AAC’s 90-Day Promise exists to translate our commitment to our patients and our investment in their long-term sobriety. When you invest in your sobriety by attending an American Addiction Centers facility and successfully complete 90 consecutive days at this rehab, we believe that you have created the most solid foundation for your long-term goals of sobriety. In the event that you experience a relapse, you are welcome back for a complimentary 30 days of treatment.
Are There Government, State Funded, or Free Rehab Options?
Which Insurance Companies Can Cover Rehab?
Most private insurance policies, such as Aetna, Blue Cross Blue Shield, Humana, United Healthcare, and more, will cover some form of addiction treatment. The breadth of your personal coverage will depend on your particular policy, the rehab center you attend, and more.
Can I Use Retirement Account Withdrawals to Cover Rehab?
Yes, retirement account withdrawals can be performed prematurely (before the age of 59 1/2) to pay for medical expenses, such as drug and alcohol rehabilitation. You can borrow up to $50,000 you’re your 401(k) or other workplace retirement plan, or half the balance in your account (whichever is less). However, this will eventually entail gradual repayment with interest into your own account.
What is the Cost of Rehab?
The cost of rehab varies by the level of care, length of stay, and amount that can be covered by insurance. Therefore the cost can vary tremendously depending on your situation. The average length of stay is about 30 days or more. Fortunately, there are a variety of ways to afford the cost of rehab and cost should not deter you from finding life saving treatment for you or your loved ones.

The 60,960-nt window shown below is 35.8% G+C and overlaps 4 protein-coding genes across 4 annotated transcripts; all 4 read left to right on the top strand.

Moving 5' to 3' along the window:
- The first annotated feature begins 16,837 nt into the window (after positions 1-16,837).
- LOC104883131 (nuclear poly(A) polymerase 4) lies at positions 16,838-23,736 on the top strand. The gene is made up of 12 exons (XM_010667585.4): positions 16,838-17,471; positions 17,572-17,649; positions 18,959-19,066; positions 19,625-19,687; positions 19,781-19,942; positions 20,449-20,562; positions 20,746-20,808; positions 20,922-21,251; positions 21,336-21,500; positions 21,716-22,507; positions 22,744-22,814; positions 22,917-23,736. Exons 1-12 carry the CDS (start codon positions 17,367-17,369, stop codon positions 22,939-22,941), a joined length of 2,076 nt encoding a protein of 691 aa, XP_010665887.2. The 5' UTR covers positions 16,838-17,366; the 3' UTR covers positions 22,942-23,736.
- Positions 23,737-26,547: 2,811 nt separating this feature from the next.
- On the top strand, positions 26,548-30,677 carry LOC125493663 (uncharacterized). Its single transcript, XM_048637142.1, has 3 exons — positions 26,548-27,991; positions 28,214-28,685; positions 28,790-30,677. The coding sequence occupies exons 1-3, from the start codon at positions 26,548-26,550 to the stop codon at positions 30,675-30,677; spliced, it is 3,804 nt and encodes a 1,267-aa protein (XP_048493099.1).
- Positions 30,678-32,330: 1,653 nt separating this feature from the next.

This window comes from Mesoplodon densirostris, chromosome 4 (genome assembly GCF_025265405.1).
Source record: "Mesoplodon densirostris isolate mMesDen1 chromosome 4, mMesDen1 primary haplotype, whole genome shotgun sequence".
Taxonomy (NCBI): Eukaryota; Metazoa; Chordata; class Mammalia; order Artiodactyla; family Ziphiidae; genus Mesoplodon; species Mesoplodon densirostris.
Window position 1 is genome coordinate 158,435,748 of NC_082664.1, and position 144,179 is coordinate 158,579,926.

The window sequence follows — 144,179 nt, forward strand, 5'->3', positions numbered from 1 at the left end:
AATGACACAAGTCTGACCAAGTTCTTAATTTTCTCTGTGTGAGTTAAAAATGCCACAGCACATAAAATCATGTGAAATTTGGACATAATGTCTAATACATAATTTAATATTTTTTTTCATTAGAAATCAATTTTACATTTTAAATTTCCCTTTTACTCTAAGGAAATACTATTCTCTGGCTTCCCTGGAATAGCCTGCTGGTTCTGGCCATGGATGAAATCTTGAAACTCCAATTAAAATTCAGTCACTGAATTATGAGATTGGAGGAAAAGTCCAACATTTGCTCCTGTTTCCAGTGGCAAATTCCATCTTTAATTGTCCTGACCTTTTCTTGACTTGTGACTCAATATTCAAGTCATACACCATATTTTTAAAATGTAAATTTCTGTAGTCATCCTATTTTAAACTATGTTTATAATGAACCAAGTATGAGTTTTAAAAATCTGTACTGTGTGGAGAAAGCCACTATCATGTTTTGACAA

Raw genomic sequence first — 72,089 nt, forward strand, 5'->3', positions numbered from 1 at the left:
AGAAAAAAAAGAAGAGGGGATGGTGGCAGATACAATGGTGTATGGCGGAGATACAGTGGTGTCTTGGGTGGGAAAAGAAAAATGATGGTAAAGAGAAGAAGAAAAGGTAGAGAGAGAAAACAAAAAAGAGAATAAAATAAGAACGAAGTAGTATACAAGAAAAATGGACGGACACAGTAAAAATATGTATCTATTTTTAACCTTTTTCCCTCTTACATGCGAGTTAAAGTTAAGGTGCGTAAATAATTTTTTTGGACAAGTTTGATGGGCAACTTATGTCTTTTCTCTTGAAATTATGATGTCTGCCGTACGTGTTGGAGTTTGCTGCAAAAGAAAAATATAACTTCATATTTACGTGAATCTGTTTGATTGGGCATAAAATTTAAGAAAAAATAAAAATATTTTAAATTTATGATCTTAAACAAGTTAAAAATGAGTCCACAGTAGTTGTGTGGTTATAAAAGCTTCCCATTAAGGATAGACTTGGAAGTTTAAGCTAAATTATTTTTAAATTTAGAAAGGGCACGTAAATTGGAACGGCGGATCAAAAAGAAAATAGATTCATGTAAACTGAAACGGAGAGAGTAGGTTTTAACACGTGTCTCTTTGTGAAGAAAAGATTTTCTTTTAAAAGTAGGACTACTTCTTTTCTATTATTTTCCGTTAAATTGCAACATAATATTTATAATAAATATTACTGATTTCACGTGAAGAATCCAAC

Other Ways to Pay for Rehab
There are a variety of ways to pay for rehab. Those include, insurance, private pay, loans, financing, and more. Other ways may be through early withdrawals of retirement accounts, credit cards, and crowdfunding (such as GoFundMe).
What are Qualifying Life Events for Health Insurance?
Certain changes in your life situation, known as qualifying life events—such as the loss of health coverage, a change in your household, or a change in residence—give you the opportunity to sign up for a new health insurance plan or make changes to an existing plan. Examples of qualifying life events include:
- Losing existing job-based, individual, or student health coverage.
- Losing Medicare, Medicaid, or Children's Health Insurance Program (CHIP) eligibility.
- Turning 26 years old and losing health coverage under your parent's insurance plan.
- Getting married or divorced.
- Having a baby or adopting a child.
- A death in the family.
- Moving to a different zip code or county that changes your health plan area.
- Moving to or from a place to attend school.
- Moving to or from a place you live and work as a seasonal worker.
- Moving to or from a shelter or other transitional housing.
- Income changes that impact your available options.
- Gaining membership in a federally recognized tribe or status as an Alaska Native Claims Settlement Act (ANCSA) Corporation shareholder.
- Becoming a U.S. citizen.
- Leaving jail, prison, or other incarcerated setting.
- Starting or ending service as an AmeriCorps member.